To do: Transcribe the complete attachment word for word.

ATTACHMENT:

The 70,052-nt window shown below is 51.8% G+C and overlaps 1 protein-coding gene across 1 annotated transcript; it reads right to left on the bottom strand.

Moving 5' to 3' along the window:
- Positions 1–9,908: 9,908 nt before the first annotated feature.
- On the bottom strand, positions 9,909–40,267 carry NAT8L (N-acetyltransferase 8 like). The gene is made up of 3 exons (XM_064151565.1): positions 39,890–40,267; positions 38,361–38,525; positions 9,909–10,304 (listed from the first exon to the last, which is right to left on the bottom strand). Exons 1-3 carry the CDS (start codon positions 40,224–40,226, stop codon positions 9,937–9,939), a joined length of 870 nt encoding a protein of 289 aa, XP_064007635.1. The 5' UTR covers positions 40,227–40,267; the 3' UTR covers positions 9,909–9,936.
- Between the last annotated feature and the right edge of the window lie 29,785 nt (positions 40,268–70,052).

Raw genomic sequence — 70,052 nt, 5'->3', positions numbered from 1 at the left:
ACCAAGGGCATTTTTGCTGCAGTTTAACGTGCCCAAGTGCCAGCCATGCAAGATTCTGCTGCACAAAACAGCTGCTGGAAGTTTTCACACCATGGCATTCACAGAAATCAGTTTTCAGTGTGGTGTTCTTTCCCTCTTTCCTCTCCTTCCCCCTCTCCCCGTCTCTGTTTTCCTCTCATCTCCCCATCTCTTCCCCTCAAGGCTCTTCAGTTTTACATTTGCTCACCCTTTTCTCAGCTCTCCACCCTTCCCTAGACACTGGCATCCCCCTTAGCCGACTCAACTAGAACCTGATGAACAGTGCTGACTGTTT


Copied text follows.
The 70,052-nt window shown below is 51.8% G+C and overlaps 1 protein-coding gene across 1 annotated transcript; it reads right to left on the bottom strand.

Moving 5' to 3' along the window:
- Positions 1–9,908: 9,908 nt before the first annotated feature.
- On the bottom strand, positions 9,909–40,267 carry NAT8L (N-acetyltransferase 8 like). The gene is made up of 3 exons (XM_064151565.1): positions 39,890–40,267; positions 38,361–38,525; positions 9,909–10,304 (listed from the first exon to the last, which is right to left on the bottom strand). Exons 1-3 carry the CDS (start codon positions 40,224–40,226, stop codon positions 9,937–9,939), a joined length of 870 nt encoding a protein of 289 aa, XP_064007635.1. The 5' UTR covers positions 40,227–40,267; the 3' UTR covers positions 9,909–9,936.
- Between the last annotated feature and the right edge of the window lie 29,785 nt (positions 40,268–70,052).

Raw genomic sequence — 70,052 nt, 5'->3', positions numbered from 1 at the left:
ACCAAGGGCATTTTTGCTGCAGTTTAACGTGCCCAAGTGCCAGCCATGCAAGATTCTGCTGCACAAAACAGCTGCTGGAAGTTTTCACACCATGGCATTCACAGAAATCAGTTTTCAGTGTGGTGTTCTTTCCCTCTTTCCTCTCCTTCCCCCTCTCCCCGTCTCTGTTTTCCTCTCATCTCCCCATCTCTTCCCCTCAAGGCTCTTCAGTTTTACATTTGCTCACCCTTTTCTCAGCTCTCCACCCTTCCCTAGACACTGGCATCCCCCTTAGCCGACTCAACTAGAACCTGATGAACAGTGCTGACTGTTT